What is the difference between scanning and transmission electron microscopy?

1 Answer
May 16, 2018

Transmission electron microscopy (TEM) uses a beam of electrons like a beam of light to form an image. In scanning electron microscopy (SEM) the electrons interact with the sample and X-rays emitted from the sample are studied.


Transmission electron microscopy (TEM)

An electron gun is used to produce the electrons, often through heating a tungsten wire. Electromagnetic lenses cause the electrons to spiral down the column of the microscope. Condenser lenses above the sample produce a focused beam, and lenses beyond the sample produce a diffraction pattern/image lower down the column.

In an optical microscope operating with light one moves the sample to focus the image; in TEM the position of the sample and lenses are fixed but the focal length of the objective lens can be changed.

Electrons are used instead of visible light or even X-rays because they have much smaller wavelengths. The wavelength of an electron is given by #lambda = h/sqrt(2mE)# (from quantum mechanics). The maths is largely unimportant; the key thing is typical electron beams have wavelengths of tens of picometers, shorter than even X-rays, so they can be used to image smaller things.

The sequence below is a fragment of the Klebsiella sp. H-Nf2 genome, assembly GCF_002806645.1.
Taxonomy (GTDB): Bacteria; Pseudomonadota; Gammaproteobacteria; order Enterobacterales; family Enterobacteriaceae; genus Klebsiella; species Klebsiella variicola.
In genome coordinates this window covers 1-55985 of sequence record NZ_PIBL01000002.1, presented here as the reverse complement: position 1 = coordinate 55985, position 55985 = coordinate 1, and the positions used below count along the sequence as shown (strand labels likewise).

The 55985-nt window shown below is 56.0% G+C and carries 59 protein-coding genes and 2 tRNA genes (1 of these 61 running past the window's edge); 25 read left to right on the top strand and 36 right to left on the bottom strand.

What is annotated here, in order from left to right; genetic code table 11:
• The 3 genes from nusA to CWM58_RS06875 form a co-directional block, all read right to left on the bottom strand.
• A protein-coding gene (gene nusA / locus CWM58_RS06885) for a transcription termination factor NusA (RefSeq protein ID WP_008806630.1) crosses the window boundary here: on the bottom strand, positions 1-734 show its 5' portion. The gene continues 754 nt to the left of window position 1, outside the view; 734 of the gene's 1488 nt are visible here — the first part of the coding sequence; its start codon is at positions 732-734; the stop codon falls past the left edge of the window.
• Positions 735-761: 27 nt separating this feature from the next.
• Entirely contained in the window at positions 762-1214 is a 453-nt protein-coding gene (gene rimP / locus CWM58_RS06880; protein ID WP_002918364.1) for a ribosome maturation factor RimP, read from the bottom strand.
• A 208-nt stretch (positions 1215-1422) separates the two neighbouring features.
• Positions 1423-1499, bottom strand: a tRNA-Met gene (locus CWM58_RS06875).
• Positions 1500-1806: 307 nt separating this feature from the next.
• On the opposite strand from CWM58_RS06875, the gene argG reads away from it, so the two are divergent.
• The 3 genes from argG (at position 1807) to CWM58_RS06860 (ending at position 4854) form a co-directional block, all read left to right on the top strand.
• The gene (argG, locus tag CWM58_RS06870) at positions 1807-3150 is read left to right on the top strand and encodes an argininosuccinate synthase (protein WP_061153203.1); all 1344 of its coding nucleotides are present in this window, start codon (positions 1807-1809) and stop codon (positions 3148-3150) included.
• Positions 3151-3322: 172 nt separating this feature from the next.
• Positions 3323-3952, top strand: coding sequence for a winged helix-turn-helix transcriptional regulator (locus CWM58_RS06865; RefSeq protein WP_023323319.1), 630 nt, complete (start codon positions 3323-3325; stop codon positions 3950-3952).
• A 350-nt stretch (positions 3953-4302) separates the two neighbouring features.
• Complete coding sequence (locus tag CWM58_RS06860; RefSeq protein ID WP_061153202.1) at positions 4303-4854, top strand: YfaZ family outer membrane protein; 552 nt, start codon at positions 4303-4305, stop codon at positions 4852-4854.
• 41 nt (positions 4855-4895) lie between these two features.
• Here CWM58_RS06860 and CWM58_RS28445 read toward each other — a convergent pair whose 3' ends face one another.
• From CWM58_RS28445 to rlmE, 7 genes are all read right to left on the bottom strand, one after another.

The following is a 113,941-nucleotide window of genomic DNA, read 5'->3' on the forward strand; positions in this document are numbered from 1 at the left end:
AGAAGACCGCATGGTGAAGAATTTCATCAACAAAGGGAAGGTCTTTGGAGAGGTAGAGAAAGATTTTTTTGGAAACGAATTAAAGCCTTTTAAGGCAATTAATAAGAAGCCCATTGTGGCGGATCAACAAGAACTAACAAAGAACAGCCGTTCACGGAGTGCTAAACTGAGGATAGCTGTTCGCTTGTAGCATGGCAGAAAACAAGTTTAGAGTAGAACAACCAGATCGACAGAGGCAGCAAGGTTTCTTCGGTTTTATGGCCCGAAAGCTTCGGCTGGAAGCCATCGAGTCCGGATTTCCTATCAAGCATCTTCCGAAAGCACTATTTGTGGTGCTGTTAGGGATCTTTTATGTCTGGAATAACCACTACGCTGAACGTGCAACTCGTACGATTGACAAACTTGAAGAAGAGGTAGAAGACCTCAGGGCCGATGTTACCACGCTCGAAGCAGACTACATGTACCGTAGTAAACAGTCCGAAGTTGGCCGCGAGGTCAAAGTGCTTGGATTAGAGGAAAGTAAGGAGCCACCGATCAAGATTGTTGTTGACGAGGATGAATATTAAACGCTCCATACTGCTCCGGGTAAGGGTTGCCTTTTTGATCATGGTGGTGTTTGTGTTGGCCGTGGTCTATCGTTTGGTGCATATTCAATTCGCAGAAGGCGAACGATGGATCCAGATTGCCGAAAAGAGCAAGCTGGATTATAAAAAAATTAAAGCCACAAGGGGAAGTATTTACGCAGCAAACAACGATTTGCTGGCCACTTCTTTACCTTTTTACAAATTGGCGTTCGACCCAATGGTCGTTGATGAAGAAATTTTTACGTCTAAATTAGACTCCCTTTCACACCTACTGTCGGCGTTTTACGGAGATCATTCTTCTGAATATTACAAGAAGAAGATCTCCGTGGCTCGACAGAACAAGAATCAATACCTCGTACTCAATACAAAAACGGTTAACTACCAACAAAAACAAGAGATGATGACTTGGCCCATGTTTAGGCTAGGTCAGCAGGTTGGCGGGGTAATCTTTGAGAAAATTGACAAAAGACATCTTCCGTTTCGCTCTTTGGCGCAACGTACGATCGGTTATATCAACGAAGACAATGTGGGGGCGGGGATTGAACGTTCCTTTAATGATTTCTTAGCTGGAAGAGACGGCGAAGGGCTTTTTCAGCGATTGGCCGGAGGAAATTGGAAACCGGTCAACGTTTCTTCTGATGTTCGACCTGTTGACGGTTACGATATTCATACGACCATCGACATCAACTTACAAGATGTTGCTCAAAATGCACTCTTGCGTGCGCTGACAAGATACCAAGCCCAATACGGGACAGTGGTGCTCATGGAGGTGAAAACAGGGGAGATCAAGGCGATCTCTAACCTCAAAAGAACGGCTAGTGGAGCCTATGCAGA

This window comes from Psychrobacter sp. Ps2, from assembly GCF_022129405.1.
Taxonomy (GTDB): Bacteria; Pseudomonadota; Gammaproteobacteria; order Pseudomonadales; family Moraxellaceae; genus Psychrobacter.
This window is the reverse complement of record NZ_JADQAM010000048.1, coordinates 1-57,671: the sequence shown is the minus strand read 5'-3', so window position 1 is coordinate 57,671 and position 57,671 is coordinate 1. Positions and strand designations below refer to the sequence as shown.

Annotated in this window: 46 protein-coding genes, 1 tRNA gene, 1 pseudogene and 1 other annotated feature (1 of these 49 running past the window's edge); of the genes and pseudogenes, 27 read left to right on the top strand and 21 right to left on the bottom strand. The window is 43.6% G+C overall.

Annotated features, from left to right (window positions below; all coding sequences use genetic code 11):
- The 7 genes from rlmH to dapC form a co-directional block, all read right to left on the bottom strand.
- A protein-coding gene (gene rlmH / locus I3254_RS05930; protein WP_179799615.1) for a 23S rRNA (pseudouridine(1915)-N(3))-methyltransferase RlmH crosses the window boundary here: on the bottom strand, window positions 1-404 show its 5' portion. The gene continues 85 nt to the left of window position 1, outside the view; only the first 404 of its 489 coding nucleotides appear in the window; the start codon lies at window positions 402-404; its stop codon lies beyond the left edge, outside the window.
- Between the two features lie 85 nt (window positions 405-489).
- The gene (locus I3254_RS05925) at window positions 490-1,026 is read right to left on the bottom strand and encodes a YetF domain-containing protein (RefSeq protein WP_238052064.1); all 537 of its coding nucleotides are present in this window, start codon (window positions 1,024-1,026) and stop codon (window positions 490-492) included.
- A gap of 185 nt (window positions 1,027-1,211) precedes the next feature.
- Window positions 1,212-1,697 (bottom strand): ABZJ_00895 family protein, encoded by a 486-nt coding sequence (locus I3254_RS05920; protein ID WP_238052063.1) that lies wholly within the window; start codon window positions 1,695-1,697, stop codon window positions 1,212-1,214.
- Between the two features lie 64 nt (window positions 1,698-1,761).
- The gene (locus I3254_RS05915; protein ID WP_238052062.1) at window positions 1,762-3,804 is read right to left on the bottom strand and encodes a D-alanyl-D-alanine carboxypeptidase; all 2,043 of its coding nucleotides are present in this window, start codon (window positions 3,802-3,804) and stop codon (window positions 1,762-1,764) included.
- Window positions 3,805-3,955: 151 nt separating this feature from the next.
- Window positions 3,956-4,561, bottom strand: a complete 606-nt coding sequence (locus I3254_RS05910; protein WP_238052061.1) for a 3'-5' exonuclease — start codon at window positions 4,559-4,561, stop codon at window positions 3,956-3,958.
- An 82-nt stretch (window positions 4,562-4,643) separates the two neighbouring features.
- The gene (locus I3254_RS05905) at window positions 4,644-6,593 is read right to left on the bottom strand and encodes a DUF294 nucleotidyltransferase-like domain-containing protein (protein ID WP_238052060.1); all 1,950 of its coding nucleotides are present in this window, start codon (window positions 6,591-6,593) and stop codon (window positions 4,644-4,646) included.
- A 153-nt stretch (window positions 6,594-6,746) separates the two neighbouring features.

In TEM the sample must be thin in the direction parallel to the incoming beam because electrons are charged and hence interact strongly with the atoms of the sample. If it is too thick the electrons may scatter many times to very high angles, lose energy, and not be transmitted to the image.

Diffraction patterns of the electrons can be examined alongside the image itself to learn about imperfections in the atomic lattice of the sample, or interatomic spacing.

Scanning electron microscopy (SEM)

Like in TEM, an electron gun and lenses produce a beam of electrons. However, there are no objective lenses because SEM does not depend on diffraction. Whereas in TEM we studied the elastically scattered electrons (i.e. their energy was largely unchanged), in SEM we study electrons which interact with the sample and transfer their energy to atoms or electrons in the sample.

Backscattered electrons can be collected as the beam moves across the surface and provide an image of the sample, and backscattered X-rays can give information about the chemical composition of the sample. It is usually a good idea to attach a conductor to the sample so charge doesn't store up on it.